Q&A with Justin Trudeau: I am opposed to the BDS movement

Justin Trudeau


Who will be Canada’s next prime minister? 

As election day draws near, The CJN speaks to the four party leaders about domestic security, Israel, Iran, BDS, the economy and more  

Click here for interview with Conservative leader Stephen Harper

Click here for interview with NDP leader Tom Mulcair

Click here for interview with Green Party leader Elizabeth May

The CJN: How is your campaign going thus far?

Justin Trudeau: It’s going very well. We’ve focused on the big issues that matter to Canadians – economic growth, jobs, help for the middle class and those who are working hard to join it, and we’re seeing people respond very positively right across the country.

In your view, how is this campaign different from previous ones?

I think what is remarkable about this campaign is just how volatile the electorate is. People are open to a wide range of different options and the longer campaign means that people are taking time to really listen to different proposals and think about who has the better plan for growing our economy, for facing the challenges that we know Canada is facing. I think that is, frankly, to our advantage, because we are very much focused on a concrete and real plan to kick-start our economy and help Canadians.

When it comes to domestic security, what will your party do to ensure the security of Canadians?

Canadians expect their government to do two things – protect our security, and defend our rights and freedoms. The Liberal party has gotten that balance right in the past, and we’re going to continue to get that balance right in the future. Irwin Cotler, who was justice minister in the times following 9/11, steered through the kind of proposals that made Canada safer, but defended our rights and freedoms.

And that’s where we agree with Mr. Harper’s approach on Bill C-51, in terms of the elements in it that actually increase security in direct and meaningful ways for Canadians.

But we disagree in that they didn’t go far enough to bring in proper and robust oversight by parliamentarians of our national security agencies, for example. So what we’re committed to doing is what our Five Eyes allies all do (Australia, Canada, New Zealand, the United Kingdom and the United States), which is create a committee of parliamentarians to ensure that our security agencies and police are respecting peoples’ rights and freedoms – but at the same time are doing everything they can to keep Canadians safe. Mr. Harper doesn’t think elected parliamentarians should be doing that.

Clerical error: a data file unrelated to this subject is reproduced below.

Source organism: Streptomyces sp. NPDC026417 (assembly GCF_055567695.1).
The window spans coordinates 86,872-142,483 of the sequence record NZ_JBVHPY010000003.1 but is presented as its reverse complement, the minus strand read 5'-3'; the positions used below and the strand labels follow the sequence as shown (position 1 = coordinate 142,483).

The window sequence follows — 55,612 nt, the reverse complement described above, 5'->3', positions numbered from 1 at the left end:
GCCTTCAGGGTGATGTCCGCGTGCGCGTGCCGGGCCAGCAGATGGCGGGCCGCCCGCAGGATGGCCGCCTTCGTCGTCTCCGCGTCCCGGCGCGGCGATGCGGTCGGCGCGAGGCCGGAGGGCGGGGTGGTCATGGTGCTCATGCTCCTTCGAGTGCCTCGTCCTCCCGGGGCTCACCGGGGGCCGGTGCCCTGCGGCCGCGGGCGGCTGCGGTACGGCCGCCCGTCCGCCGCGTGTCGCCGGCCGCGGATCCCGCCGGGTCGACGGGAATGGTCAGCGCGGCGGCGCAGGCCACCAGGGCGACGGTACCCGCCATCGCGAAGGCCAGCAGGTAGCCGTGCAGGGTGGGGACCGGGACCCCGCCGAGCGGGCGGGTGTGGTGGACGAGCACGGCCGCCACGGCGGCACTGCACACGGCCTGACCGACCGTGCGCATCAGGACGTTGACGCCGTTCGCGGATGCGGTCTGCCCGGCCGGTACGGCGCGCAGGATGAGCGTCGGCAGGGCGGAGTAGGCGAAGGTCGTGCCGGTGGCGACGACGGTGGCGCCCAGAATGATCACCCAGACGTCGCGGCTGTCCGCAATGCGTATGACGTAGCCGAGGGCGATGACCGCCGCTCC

What is your view of the Iran deal? If you are elected prime minister, how would you go about trying to influence change in Tehran’s behaviour? What is Canada’s role to play on this issue?

We have to realize that a nuclear-armed Iran is a threat not just to the region, but to global stability and security, and is absolutely unacceptable. The international community needs to do everything it can to ensure that Iran does not develop nuclear weapons. And that’s why we take the P5+1 deal as a good step in the right direction – one that obviously needs to be carefully and closely monitored to ensure that it is having the necessary impact.

But I think we’re still a long way from Iran actually being able to rejoin in any meaningful sense the community of nations. It’s not just a challenge of its nuclear ambitions, it’s a challenge around state-sponsored terrorism throughout the Middle East and beyond, and as well the complete disregard for human rights within their own country.

Where does the Liberal party stand on Israel, and the balance between security for the Jewish state and peace with the Palestinians?